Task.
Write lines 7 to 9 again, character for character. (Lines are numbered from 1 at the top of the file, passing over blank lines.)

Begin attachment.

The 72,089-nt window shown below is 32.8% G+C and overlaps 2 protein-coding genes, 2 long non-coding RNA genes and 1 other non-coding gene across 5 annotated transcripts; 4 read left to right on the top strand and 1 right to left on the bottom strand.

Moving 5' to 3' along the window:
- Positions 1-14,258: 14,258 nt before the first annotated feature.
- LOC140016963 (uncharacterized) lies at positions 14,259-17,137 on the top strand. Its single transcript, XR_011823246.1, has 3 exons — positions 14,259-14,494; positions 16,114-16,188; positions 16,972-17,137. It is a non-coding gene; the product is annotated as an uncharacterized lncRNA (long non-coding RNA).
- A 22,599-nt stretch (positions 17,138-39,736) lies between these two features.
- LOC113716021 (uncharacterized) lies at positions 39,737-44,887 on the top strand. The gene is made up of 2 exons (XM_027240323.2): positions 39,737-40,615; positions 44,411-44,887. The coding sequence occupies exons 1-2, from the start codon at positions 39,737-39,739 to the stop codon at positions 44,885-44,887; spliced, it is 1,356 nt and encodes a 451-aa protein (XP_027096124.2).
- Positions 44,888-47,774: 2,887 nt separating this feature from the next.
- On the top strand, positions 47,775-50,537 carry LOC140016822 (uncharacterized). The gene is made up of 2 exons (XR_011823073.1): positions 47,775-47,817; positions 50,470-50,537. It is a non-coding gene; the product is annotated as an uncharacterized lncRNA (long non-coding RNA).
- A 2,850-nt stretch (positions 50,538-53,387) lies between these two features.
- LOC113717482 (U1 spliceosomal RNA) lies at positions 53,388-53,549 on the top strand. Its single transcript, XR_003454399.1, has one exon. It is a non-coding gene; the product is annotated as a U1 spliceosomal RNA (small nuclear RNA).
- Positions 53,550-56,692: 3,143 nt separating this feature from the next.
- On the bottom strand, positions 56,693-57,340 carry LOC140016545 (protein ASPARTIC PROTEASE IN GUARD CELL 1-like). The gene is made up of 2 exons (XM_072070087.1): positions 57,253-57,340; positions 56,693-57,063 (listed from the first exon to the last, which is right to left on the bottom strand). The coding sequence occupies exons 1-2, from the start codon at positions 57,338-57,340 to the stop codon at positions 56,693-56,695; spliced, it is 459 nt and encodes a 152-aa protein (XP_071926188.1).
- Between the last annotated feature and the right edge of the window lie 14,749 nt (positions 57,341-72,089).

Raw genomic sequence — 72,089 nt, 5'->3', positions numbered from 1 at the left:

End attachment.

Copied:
- Positions 44,888-47,774: 2,887 nt separating this feature from the next.
- On the top strand, positions 47,775-50,537 carry LOC140016822 (uncharacterized). The gene is made up of 2 exons (XR_011823073.1): positions 47,775-47,817; positions 50,470-50,537. It is a non-coding gene; the product is annotated as an uncharacterized lncRNA (long non-coding RNA).
- A 2,850-nt stretch (positions 50,538-53,387) lies between these two features.